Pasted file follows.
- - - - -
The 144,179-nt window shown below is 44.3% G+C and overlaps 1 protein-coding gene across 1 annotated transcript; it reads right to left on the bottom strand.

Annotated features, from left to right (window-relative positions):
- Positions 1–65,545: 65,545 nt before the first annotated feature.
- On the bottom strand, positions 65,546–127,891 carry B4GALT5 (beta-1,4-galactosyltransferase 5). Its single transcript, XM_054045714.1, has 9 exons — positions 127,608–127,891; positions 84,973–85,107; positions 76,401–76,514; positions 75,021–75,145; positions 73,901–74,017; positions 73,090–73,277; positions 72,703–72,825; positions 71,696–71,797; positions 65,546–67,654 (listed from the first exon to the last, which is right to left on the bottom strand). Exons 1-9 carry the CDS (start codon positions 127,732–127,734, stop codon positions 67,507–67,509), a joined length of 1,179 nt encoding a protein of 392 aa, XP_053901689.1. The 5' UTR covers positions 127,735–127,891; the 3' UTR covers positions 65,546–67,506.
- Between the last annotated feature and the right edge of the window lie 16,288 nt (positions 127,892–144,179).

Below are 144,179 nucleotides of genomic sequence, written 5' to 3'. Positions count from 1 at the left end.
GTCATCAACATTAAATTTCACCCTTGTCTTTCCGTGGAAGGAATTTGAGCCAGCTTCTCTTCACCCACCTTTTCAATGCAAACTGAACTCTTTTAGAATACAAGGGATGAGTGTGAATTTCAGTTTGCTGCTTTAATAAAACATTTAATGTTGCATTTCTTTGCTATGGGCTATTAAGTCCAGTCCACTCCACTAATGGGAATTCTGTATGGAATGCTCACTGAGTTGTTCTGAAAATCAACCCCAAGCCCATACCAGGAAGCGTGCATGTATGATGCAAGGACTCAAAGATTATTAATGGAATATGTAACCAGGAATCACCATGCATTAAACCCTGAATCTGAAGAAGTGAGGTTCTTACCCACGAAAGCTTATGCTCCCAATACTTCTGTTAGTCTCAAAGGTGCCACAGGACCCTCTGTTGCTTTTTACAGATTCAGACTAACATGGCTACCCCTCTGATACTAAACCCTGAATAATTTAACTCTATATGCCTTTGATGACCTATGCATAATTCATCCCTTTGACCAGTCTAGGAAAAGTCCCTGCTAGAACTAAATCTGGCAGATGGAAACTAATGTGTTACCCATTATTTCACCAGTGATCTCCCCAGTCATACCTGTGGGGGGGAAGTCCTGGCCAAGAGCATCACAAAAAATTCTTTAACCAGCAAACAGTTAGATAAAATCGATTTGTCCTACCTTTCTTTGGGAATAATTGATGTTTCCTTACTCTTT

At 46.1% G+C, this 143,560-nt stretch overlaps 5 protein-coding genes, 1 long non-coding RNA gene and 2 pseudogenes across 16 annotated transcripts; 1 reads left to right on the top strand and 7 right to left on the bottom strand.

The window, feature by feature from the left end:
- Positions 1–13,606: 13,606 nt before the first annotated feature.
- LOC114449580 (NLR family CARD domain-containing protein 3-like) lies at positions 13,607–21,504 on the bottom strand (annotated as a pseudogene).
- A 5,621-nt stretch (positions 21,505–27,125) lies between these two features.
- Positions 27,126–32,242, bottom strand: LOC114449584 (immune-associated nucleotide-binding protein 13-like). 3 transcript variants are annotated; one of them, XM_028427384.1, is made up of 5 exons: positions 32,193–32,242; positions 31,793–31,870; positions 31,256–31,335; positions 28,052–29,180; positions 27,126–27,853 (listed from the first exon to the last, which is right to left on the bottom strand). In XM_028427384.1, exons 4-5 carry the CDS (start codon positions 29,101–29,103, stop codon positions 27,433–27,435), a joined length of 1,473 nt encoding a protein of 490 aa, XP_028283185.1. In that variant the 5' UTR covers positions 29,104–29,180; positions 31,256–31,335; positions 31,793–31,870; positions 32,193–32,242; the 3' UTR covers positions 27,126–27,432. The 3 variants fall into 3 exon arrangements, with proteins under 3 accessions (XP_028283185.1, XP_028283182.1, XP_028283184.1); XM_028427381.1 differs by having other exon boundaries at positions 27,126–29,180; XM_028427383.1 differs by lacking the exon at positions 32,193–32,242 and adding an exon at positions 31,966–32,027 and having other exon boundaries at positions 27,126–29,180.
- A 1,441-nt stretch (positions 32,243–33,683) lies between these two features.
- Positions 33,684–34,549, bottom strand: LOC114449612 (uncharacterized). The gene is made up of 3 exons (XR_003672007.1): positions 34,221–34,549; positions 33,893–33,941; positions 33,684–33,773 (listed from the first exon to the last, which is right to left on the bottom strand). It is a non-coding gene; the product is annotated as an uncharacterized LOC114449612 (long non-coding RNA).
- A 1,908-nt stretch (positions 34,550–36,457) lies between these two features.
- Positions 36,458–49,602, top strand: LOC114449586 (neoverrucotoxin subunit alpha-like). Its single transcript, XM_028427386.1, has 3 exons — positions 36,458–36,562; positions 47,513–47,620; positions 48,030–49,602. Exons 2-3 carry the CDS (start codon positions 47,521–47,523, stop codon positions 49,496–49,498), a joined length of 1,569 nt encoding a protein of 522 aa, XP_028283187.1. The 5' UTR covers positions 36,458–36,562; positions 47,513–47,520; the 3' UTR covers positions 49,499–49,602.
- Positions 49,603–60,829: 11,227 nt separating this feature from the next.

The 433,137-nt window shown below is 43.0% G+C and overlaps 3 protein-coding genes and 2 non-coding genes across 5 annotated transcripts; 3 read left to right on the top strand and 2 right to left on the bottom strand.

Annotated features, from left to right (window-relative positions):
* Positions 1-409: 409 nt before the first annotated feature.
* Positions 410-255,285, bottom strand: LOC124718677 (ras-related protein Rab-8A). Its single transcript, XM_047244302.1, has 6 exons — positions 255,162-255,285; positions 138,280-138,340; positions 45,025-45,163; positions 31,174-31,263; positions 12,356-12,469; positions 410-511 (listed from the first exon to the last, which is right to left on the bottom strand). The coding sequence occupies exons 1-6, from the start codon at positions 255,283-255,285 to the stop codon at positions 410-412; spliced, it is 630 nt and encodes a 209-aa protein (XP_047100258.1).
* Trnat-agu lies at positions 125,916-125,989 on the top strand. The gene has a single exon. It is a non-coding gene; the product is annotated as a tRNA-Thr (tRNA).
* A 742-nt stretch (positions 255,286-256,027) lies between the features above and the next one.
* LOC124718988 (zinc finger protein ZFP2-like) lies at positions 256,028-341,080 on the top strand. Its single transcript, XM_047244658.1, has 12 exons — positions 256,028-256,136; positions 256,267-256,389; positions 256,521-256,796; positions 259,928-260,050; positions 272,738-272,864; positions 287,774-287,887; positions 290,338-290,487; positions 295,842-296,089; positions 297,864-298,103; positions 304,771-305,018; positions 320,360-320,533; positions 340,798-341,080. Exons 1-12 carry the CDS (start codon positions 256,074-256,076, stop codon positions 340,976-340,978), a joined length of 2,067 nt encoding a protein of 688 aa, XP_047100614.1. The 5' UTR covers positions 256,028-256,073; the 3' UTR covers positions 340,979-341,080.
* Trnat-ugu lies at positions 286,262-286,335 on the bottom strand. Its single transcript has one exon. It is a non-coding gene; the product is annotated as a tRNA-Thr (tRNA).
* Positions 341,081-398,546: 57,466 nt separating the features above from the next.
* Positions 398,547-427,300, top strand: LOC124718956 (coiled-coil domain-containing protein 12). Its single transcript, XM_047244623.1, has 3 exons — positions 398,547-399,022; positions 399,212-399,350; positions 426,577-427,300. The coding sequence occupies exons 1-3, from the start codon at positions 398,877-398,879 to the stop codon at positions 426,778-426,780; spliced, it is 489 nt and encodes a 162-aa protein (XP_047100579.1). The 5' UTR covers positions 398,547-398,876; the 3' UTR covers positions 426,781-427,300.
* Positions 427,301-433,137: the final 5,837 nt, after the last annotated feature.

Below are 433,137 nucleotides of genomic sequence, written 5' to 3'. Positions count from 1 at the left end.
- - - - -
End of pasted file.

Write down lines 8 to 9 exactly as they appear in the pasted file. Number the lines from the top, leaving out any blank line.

At 46.1% G+C, this 143,560-nt stretch overlaps 5 protein-coding genes, 1 long non-coding RNA gene and 2 pseudogenes across 16 annotated transcripts; 1 reads left to right on the top strand and 7 right to left on the bottom strand.

The window, feature by feature from the left end: